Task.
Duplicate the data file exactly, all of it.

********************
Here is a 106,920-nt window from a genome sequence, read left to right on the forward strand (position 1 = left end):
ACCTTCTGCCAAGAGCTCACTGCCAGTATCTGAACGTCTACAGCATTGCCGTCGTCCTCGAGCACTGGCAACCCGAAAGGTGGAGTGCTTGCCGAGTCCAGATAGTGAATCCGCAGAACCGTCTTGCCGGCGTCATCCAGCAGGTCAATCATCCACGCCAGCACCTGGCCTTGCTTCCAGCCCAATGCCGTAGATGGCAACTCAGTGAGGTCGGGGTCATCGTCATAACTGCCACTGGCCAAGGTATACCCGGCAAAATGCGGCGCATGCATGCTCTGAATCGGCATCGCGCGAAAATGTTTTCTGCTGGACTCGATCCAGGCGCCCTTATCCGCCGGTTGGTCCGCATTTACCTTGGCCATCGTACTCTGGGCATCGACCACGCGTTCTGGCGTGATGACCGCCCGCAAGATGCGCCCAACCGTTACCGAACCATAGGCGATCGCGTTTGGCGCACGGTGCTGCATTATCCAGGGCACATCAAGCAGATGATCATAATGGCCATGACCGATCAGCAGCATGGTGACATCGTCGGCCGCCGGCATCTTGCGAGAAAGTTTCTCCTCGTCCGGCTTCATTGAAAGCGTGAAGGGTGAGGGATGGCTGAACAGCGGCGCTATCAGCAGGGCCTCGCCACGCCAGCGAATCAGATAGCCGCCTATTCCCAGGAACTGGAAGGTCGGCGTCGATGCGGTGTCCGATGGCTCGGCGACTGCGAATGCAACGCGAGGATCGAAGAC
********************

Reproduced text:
Here is a 106,920-nt window from a genome sequence, read left to right on the forward strand (position 1 = left end):
ACCTTCTGCCAAGAGCTCACTGCCAGTATCTGAACGTCTACAGCATTGCCGTCGTCCTCGAGCACTGGCAACCCGAAAGGTGGAGTGCTTGCCGAGTCCAGATAGTGAATCCGCAGAACCGTCTTGCCGGCGTCATCCAGCAGGTCAATCATCCACGCCAGCACCTGGCCTTGCTTCCAGCCCAATGCCGTAGATGGCAACTCAGTGAGGTCGGGGTCATCGTCATAACTGCCACTGGCCAAGGTATACCCGGCAAAATGCGGCGCATGCATGCTCTGAATCGGCATCGCGCGAAAATGTTTTCTGCTGGACTCGATCCAGGCGCCCTTATCCGCCGGTTGGTCCGCATTTACCTTGGCCATCGTACTCTGGGCATCGACCACGCGTTCTGGCGTGATGACCGCCCGCAAGATGCGCCCAACCGTTACCGAACCATAGGCGATCGCGTTTGGCGCACGGTGCTGCATTATCCAGGGCACATCAAGCAGATGATCATAATGGCCATGACCGATCAGCAGCATGGTGACATCGTCGGCCGCCGGCATCTTGCGAGAAAGTTTCTCCTCGTCCGGCTTCATTGAAAGCGTGAAGGGTGAGGGATGGCTGAACAGCGGCGCTATCAGCAGGGCCTCGCCACGCCAGCGAATCAGATAGCCGCCTATTCCCAGGAACTGGAAGGTCGGCGTCGATGCGGTGTCCGATGGCTCGGCGACTGCGAATGCAACGCGAGGATCGAAGAC